Thursday, March 15, 2018

SQL Server database in a Windows docker container with an ASP.NET Core 2.0 web app on host computer

This article shows how to use SQL Server Express in a Windows Docker container communicating with an ASP.NET Core 2.0 app running on the host computer.

The following is assumed:

1) You have .NET Core 2.0 installed on your computer. Go to to download and install .NET Core 2.0.
2) You have Docker for Windows installed on your computer. Refer to for instructions on how to install "Docker for Windows".

Let's get started.

Right-click on the whale docker icon in the tray and make sure it is in Windows Container mode. This is the case if it displays “Switch to Linux containers…” as shown below:

Create a working directory somewhere on your computer's hard drive. I did so by creating a folder named AspCoreMySQL with the following terminal command:

mkdir AspCoreSqlExpress

Thereafter, go into the new folder with:

cd AspCoreSqlExpress

We will create an ASP.NET Core 2.0 application that uses individual authentication with Sql Server Local DB as follows:

dotnet new mvc --auth individual --use-local-db

To run the web application and see what it looks like, enter the following command:

dotnet run

You will see a message in the terminal window that resembles the following:

Hosting environment: Production
Content root path: E:\_aspnet\_docker\AspCoreSqlExpress
Now listening on: http://localhost:5000
Application started. Press Ctrl+C to shut down.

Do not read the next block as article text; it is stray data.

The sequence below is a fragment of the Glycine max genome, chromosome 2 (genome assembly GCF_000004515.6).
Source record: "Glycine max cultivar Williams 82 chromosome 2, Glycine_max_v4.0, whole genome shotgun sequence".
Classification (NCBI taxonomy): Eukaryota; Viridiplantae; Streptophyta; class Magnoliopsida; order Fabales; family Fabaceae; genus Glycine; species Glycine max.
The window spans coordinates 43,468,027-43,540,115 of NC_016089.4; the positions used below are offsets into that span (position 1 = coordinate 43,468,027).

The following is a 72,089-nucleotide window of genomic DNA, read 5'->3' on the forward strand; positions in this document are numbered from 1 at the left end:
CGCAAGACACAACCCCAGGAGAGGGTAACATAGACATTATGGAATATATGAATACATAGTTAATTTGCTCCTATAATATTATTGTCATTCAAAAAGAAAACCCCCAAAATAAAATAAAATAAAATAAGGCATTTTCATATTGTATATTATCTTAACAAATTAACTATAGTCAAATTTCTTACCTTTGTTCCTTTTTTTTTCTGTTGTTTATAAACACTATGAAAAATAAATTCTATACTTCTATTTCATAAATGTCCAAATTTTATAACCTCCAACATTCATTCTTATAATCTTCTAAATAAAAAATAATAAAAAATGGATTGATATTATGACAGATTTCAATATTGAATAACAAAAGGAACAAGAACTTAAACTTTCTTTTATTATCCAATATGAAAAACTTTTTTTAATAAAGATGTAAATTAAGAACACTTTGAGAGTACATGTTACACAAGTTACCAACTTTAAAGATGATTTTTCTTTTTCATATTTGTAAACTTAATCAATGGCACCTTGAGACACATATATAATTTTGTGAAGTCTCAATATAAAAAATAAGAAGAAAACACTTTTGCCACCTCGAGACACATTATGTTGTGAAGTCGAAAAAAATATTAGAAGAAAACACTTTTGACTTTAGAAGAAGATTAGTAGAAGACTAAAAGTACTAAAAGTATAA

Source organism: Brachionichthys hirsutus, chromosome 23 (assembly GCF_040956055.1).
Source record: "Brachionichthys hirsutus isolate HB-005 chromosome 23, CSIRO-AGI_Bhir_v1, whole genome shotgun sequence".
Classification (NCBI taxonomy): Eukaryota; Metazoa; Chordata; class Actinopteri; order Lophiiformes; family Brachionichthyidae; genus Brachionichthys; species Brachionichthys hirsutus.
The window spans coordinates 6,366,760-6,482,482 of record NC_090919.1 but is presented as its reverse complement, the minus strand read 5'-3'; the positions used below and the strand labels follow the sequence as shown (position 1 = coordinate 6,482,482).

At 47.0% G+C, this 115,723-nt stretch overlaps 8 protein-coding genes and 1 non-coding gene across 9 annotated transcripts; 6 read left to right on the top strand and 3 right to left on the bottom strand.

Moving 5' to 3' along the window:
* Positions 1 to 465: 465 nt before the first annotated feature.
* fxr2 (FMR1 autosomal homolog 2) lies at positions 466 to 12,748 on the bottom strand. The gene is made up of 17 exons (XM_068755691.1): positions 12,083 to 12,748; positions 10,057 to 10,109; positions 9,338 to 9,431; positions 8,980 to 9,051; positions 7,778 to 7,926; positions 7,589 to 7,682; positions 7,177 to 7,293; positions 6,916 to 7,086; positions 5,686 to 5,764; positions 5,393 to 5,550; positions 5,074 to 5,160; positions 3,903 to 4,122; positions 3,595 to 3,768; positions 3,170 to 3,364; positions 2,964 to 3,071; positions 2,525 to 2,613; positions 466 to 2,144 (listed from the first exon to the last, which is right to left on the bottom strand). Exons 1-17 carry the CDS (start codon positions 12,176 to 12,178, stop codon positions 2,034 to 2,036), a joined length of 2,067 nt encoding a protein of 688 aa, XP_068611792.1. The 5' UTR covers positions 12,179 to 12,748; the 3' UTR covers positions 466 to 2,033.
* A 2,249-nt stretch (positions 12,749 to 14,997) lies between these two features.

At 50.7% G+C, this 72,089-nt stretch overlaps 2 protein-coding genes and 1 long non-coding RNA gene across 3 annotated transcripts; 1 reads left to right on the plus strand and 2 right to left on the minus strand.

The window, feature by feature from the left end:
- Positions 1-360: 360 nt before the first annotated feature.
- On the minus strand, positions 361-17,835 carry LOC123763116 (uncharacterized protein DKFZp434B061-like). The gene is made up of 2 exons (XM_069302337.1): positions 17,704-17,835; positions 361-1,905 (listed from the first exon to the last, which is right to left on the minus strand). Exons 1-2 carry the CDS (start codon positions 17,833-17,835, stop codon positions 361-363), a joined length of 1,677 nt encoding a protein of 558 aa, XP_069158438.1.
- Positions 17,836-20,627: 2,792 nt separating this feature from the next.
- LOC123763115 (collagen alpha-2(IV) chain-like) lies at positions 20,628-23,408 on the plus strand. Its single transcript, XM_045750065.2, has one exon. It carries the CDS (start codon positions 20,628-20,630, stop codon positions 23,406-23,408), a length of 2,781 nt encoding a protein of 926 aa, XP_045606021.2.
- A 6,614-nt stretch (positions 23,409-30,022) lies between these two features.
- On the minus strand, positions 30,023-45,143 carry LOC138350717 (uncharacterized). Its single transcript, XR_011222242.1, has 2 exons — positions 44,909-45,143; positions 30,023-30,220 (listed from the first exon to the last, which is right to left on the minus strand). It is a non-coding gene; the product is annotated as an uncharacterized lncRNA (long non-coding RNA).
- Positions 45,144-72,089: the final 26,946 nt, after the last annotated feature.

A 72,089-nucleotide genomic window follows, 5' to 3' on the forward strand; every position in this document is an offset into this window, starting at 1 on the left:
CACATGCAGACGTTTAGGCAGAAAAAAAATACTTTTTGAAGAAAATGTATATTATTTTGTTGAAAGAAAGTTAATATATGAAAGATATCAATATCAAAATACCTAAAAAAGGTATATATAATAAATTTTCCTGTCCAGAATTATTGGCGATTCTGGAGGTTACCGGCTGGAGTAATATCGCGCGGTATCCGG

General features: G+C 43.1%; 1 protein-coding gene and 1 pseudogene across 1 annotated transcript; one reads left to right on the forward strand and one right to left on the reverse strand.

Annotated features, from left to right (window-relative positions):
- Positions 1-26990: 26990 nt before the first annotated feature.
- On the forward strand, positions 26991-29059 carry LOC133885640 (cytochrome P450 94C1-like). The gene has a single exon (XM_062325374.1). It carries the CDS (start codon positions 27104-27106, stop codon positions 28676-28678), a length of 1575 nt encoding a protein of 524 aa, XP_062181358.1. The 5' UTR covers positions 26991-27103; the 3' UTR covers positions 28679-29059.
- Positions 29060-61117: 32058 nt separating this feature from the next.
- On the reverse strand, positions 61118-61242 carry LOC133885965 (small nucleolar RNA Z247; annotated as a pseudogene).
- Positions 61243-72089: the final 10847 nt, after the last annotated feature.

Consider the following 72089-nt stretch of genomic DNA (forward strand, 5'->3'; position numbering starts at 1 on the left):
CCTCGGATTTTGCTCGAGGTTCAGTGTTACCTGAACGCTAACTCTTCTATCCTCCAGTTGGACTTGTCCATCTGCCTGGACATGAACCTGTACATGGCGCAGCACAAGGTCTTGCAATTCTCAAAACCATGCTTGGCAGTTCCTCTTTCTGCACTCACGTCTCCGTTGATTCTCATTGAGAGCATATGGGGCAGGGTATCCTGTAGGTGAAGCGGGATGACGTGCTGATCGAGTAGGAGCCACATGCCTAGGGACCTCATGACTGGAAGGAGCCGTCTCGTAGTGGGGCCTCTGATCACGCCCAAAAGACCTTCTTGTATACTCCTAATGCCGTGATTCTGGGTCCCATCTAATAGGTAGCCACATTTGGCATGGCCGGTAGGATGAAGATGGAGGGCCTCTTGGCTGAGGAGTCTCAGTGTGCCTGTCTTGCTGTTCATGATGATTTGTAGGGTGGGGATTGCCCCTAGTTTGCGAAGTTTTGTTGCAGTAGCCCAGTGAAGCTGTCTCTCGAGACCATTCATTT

The above message indicates that the Kestrel web server is running and listening on port 5000. Start your browser and enter URL http://localhost:5000. You should see a page that looks like this:

Close your browser and stop the web server in the terminal window by hitting CTRL + C.

Let's look at the code to determine what database is being used by the application. Suitable IDEs for this tutorial are Visual Studio 2017 or Visual Studio Code. You can use any other editor of your choice. 

Open Startup.cs in an editor and look at the ConfigureServices() method. The following code confirms that SQL Server is being used:

services.AddDbContext<ApplicationDbContext>(options =>

The connection string is being read from the appsettings.json file, which looks like thois:

  "ConnectionStrings": {
    "DefaultConnection": "Server=(localdb)\\mssqllocaldb;Database=aspnet-AspCoreSqlExpress-22CD843B-79FF-412C-8F1D-6D6FE7CCC468;Trusted_Connection=True;MultipleActiveResultSets=true"